Chivington, Colorado

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Chivington, Colorado
unincorporated community
Chivington in 2015.
Chivington in 2015.
Chivington, Colorado is located in Colorado
Chivington, Colorado
Chivington, Colorado
Location within the state of Colorado
Coordinates: 38°26′12″N 102°32′32″W / 38.43667°N 102.54222°W / 38.43667; -102.54222Coordinates: 38°26′12″N 102°32′32″W / 38.43667°N 102.54222°W / 38.43667; -102.54222
Country  United States
State  State of Colorado
County Kiowa County[1]
Government
 • Type unincorporated community
Elevation[1] 3,891 ft (1,186 m)
Time zone MST (UTC-7)
 • Summer (DST) MDT (UTC-6)
ZIP Code Eads CO 81036[2]

Chivington is an unincorporated community in Kiowa County, Colorado, United States. The U.S. Post Office at Eads (ZIP Code 81036) now serves Chivington postal addresses.[2]

Chivington was named for the Reverend John Chivington,[3] a colonel in the Union Army during the American Civil War, who was celebrated as the hero of the 1862 Battle of Glorieta Pass and commanded the 700 Union soldiers who perpetrated the Sand Creek massacre, a slaughter of Native Americans in a nearby gulch. The massacre was condemned by the United States Congress Joint Committee on the Conduct of the War and Territorial Governor John Evans lost his job for encouraging Chivington.[4]

History[edit]

Chivington (est. 1887) was one of several railroad towns in Kiowa County on eastern Colorado's plains along the Missouri Pacific Railroad line, and in the late 19th century, eastern Colorado had a lot of agriculture and related commerce. Railroad workers also briefly contributed to the local economy as the Missouri Pacific extended into Colorado Springs, Pueblo, Palmer Lake, and eventually brought service into Denver.

As new towns along this railroad line formed, they were named alphabetically, which might explain why "Chivington" was chosen—with the massacre site only about 9 miles away, "C" brought the name "Chivington" to mind. And in Colorado, the massacre was not as infamous as in the rest of the nation.

During Chivington's early days, it supported a number of local businesses, the crown jewel being the $10,000, 60-room, 3-story Queen Anne styled Kingdon Hotel—but when the railroad realized that Chivington's water had too high an alkali content to use in the locomotive boilers, a nearby town in Kansas (Horace) instead became an important watering stop for the railroad. The Kingdon Hotel was disassembled (its intended purpose was to house railroad workers), and its materials shipped to two other Colorado communities for constructing buildings there—a common fate in Colorado, in the era.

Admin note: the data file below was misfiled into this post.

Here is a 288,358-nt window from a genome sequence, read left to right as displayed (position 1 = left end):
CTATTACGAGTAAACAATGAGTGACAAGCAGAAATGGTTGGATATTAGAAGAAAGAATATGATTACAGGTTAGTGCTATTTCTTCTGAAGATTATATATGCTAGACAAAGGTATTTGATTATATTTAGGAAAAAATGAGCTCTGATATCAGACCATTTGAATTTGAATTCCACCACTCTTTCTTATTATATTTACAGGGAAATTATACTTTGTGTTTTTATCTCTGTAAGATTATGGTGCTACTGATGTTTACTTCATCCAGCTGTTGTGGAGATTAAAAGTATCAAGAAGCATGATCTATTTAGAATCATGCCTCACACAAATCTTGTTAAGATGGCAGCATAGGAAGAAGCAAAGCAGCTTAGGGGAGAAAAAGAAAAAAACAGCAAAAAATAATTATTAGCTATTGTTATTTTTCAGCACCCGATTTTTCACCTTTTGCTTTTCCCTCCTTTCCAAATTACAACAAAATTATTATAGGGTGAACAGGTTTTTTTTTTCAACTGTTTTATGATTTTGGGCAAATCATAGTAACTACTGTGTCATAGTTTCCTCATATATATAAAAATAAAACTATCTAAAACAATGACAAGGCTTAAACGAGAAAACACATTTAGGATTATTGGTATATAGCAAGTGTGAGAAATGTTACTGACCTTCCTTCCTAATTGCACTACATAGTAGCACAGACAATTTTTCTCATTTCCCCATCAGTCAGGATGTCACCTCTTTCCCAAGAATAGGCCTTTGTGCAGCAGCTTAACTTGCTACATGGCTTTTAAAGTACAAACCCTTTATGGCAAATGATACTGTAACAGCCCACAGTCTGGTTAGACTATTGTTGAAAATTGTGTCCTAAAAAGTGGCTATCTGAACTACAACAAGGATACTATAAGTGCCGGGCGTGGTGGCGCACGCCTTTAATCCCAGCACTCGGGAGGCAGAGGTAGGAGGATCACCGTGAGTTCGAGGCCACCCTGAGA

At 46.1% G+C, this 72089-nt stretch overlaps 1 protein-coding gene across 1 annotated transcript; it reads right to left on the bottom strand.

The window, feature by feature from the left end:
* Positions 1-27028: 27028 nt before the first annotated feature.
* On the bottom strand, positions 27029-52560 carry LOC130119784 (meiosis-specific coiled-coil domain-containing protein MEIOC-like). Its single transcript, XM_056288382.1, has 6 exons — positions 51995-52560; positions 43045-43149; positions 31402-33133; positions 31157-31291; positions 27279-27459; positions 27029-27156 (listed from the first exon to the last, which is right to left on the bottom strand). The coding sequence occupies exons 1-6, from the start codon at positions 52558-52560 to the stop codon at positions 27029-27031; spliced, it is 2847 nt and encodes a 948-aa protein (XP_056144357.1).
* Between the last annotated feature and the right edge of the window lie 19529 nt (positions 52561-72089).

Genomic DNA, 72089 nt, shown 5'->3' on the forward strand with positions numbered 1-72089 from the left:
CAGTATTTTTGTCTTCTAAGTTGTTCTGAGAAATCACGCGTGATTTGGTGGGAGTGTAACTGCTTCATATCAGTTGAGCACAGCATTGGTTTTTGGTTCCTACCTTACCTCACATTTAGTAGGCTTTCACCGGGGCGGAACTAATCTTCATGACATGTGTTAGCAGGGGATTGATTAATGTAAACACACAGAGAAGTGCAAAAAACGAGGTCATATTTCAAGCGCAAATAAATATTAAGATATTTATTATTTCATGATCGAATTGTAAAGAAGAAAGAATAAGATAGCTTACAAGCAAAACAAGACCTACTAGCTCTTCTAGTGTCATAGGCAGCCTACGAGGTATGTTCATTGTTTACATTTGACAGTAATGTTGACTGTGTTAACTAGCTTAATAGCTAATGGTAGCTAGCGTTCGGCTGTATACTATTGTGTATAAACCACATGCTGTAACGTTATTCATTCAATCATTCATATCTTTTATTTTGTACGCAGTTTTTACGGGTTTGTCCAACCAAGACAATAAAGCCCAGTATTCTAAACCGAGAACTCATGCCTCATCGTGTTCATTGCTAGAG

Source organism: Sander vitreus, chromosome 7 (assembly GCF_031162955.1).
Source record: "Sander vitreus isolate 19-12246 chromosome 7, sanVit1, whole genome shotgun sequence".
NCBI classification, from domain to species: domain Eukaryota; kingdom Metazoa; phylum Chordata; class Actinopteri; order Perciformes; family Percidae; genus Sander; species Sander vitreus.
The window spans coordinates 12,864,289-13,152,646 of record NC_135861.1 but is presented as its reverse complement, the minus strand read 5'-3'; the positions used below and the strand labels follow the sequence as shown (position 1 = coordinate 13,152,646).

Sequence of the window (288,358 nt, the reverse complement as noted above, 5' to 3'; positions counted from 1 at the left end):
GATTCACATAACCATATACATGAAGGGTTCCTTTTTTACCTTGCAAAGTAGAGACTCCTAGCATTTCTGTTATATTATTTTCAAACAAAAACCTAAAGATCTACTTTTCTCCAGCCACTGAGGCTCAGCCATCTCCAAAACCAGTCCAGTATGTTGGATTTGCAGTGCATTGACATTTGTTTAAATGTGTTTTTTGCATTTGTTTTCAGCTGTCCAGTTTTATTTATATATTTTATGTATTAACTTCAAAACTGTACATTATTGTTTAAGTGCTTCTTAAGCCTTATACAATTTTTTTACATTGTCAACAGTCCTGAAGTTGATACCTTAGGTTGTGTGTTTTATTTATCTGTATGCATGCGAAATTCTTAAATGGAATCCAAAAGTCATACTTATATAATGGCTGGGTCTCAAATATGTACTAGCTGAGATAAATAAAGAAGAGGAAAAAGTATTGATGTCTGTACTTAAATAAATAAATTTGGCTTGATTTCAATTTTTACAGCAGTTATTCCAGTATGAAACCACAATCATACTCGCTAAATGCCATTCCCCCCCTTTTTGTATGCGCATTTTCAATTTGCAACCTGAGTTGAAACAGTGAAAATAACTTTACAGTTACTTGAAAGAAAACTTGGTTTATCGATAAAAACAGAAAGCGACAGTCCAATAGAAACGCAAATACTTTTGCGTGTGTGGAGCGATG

The dust bowl and Depression days of the 1920s and 1930s proved sustained agriculture on Colorado's eastern plains unsupportable, and Chivington (like many other nearby towns) mostly died somewhere in those decades.

Today's Chivington[edit]

A few newer homes are still occupied in Chivington, but the town consists mostly of a few abandoned but still-standing ruins, more partially collapsed buildings (the former school house degrades, year-by-year), and many piles of bricks mark where the town once stood.

Standard green highway markers ("Chivington") identify what these ruins once were. The post office existed into the 1980s but nearby Eads today offers the nearest postal service and amenities like stores and gas stations.

Lamar is the closest remaining "significant" town on Colorado's eastern plains. Chivington appears to be returning, like much of eastern Colorado, to its sparse grassland and prairieland origins.

One of the former town's buildings contains a ghost sign asking for Chivington citizens to vote for a man named Jan King, who ran for the office of Kiowa County clerk.

The famous TransAmerica Cycling Trail passes through Chivington and is frequented by hundreds of cyclists annually.

Geography[edit]

Chivington is located at 38°26′12″N 102°32′32″W / 38.43667°N 102.54222°W / 38.43667; -102.54222 (38.436649,-102.542095).

See also[edit]

References[edit]

  1. ^ a b "US Board on Geographic Names". United States Geological Survey. 2007-10-25. Retrieved 2008-01-31. 
  2. ^ a b "ZIP Code Lookup". United States Postal Service. January 3, 2007. Archived from the original (JavaScript/HTML) on September 3, 2007. Retrieved January 3, 2007. 
  3. ^ Dawson, John Frank (1954). Place names in Colorado: why 700 communities were so named, 150 of Spanish or Indian origin. Denver, CO: The J. Frank Dawson Publishing Co. p. 13. 
  4. ^ United States Congress Joint Committee on the Conduct of the War, 1865 (testimonies and report). University of Michigan Digital Library Production Service http://quod.lib.umich.edu/cgi/t/text/text-idx?c=moa;idno=ABY3709.0003.001;rgn=full%20text;view=toc;cc=moa. Retrieved 7 June 2016.  Missing or empty |title= (help)

External links[edit]